African American Women in 19th-century Cambridge, Massachusetts
This walking tour is a partnership between a History Department course at Harvard College and the Cambridge Black History Project to provide an opportunity to visit and interact with the spaces that influential Black women in Cambridge inhabited during the 19th century. These historical figures include Harriet Jacobs, Charlotte Hawkins Brown, Alberta V. Scott, Pauline Hopkins, Maria Baldwin, and Mary Walker.
Cambridge has historically been an ever-changing city, serving as the common ground on which many of the women featured in this tour lived their lives, some even at overlapping moments in time. Communal institutions like churches, schools, community centers, and green spaces served as meeting places for people and ideas. The history of women in Cambridge begins with Indigenous women of the Massachusett, Nipmuc, and Wampanoag nations; as you embark on our walking tour, remember that the Indigenous history of the land and its people is foundational to the stories of every individual who later lived here.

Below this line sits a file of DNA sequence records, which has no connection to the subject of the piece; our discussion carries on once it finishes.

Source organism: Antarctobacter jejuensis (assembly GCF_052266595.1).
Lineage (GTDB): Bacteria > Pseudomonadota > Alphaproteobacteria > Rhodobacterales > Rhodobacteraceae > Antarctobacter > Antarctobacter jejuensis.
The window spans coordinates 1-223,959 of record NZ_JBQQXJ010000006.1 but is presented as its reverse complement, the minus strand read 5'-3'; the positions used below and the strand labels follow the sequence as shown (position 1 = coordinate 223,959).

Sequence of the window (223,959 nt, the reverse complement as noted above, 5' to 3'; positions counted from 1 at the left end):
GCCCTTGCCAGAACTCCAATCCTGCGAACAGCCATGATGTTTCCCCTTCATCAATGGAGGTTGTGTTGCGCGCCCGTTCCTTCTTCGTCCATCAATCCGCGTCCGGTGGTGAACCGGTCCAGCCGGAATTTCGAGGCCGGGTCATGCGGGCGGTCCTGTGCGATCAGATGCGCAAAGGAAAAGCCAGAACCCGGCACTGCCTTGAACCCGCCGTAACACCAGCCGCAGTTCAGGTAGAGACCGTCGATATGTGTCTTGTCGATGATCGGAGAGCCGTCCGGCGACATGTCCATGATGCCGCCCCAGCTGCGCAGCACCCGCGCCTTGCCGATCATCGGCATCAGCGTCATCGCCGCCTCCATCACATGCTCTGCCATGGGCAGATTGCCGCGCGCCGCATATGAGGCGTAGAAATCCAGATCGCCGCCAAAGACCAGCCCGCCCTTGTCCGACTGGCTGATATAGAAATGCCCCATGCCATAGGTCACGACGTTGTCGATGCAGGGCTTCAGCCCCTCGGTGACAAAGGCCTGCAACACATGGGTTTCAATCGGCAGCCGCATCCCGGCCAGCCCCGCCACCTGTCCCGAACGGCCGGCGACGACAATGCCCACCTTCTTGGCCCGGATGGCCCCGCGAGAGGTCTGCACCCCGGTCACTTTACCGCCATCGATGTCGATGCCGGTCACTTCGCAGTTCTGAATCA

We are grateful to the members of the Cambridge Black History Project, our collaborator on this tour for their affirmation of this work:
“This work is an important complement to the mission of the Cambridge Black History Project to illuminate the contributions of Black citizens to the history of Cambridge, and to make that history more inclusive and accessible to all.”